DENVER (CBS4) – Following the removal of multiple controversial statues in Denver, the American Indian Movement, Colorado (AIM) held a victory rally at the foot of the pioneer monument where Kit Carson statue once stood. The celebration on Friday was about letting the community know there are more wrongs to right.
The group claimed it asked the city to be involved in the removal of the statue but were never contacted.READ MORE: 'Police Activity' Fully Closes I-70 At Eisenhower Tunnels
“When the city decided to take the statue down we were not consulted as indigenous people,” said Sky Roosevelt-Morris with the AIM leadership council.
Morris, a member of the White Mountain Apache and Shawnee Nations, has been a prominent voice behind the call to remove symbols of racism from around the state.
“You don’t get to take down these racist symbols without us because we were the ones that brought this issue to light, and we should be present when these symbols are taken down because he was a murderer,” she said.
There were just over 20 people who stood in the rain Friday. The celebration began with a prayer followed by impassioned speeches from Denver’s Native American community.
“I came here today with my son to teach him the right way,” Hiliary Alkire told the crowd.READ MORE: All-Terrain Wheelchairs Roll Out At Staunton State Park Next Month
The removal of yet another racist statue? A victory she says she has been fighting for her entire life.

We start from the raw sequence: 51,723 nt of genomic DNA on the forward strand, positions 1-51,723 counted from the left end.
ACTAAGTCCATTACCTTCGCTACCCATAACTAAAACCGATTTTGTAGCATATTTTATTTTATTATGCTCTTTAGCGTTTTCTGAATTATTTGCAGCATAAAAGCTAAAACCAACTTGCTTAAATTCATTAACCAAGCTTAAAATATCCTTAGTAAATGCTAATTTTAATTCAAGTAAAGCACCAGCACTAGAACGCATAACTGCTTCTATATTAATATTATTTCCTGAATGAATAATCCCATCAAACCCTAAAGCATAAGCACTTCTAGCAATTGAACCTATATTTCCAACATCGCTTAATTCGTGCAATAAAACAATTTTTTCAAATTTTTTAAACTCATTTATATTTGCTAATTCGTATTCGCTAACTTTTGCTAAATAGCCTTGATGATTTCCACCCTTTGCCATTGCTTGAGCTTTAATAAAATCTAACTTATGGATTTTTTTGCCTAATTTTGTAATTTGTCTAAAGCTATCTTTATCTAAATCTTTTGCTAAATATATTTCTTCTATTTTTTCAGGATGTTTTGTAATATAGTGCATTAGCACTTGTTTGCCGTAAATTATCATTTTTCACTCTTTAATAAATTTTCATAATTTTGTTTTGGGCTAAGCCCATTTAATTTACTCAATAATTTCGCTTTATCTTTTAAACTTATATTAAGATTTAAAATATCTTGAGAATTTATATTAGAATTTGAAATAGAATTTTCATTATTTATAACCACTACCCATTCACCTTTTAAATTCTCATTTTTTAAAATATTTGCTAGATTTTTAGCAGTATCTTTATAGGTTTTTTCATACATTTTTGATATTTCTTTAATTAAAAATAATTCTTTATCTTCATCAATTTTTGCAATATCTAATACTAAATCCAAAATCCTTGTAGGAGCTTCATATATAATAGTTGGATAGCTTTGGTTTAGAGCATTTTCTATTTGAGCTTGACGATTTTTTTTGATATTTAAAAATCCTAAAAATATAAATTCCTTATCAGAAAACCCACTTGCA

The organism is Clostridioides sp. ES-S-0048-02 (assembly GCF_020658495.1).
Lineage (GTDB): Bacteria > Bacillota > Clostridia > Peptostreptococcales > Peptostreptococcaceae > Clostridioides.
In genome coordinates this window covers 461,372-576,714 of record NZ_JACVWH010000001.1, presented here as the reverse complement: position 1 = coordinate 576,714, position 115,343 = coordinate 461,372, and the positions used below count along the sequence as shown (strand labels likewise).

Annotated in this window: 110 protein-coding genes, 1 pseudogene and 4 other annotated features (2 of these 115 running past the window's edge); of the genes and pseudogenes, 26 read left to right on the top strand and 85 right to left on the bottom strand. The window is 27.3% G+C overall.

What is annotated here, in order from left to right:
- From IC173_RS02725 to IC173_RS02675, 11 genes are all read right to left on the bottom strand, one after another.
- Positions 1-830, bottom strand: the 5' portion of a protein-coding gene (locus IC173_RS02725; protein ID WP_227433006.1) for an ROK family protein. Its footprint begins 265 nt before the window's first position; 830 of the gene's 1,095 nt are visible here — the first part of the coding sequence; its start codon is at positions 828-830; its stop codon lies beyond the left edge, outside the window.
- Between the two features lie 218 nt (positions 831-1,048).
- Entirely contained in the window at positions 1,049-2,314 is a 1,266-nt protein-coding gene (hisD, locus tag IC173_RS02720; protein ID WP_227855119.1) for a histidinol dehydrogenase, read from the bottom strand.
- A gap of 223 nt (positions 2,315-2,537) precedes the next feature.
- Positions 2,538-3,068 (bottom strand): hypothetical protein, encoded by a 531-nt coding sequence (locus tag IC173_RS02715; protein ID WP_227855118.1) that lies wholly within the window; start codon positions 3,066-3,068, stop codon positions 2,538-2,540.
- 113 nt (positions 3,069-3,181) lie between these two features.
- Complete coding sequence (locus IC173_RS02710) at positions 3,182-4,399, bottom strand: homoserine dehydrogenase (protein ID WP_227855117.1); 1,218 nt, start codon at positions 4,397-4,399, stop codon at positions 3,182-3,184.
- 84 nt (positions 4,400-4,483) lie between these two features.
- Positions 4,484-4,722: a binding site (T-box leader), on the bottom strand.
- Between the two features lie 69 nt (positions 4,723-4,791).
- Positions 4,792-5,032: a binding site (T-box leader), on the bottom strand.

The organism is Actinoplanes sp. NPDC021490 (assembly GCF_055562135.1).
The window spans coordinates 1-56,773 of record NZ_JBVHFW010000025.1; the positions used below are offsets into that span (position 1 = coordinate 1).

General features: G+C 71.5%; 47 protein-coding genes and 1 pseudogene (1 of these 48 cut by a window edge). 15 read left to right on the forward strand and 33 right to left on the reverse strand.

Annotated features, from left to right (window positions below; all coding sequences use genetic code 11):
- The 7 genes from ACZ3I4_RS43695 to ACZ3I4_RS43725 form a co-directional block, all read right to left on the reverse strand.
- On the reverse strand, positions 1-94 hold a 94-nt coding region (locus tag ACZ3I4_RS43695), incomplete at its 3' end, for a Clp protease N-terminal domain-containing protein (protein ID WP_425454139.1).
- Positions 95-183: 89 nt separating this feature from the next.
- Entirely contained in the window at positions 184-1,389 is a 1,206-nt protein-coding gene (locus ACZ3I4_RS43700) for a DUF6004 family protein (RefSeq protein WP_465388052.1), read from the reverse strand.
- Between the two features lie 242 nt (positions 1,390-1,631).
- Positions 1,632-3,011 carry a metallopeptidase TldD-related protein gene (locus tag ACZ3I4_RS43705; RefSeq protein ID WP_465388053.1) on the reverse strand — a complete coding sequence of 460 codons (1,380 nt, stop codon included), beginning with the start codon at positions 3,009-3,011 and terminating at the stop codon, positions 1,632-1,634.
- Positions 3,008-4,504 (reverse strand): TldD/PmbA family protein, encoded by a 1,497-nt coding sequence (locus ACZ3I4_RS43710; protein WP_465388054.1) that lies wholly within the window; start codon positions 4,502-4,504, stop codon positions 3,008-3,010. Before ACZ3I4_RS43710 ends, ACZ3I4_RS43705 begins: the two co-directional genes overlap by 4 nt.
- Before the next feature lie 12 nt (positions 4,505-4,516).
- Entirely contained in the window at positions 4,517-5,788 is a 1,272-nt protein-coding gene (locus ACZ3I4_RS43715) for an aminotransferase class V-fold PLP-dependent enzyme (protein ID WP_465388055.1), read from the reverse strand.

“These are horrible people and yet for a long time, we’ve been told that we’re the ones that are wrong,” she said into a megaphone in front of where the Kit Carson statue once stood.
Alkire told CBS4 she wants to make sure her son doesn’t have to fight so hard for representation, but knows there is still a lot of work to do.
“Even though Native Americans make up 1% of the population, we’re still here. It takes a lot to keep our cultural going in a world that’s constantly suppressing us,” she said.
Morris said Friday, the statues are only the beginning.MORE NEWS: Man Killed In Lakewood Hit-And-Run
“We can all come together and do this work,” Morris continued. “Not one of us without all of us. Black liberation is tied directly to indigenous liberation and we know that. We respect that and so we’re really honored that these symbols are slowly making their way to where they rightfully belong. In the trash.”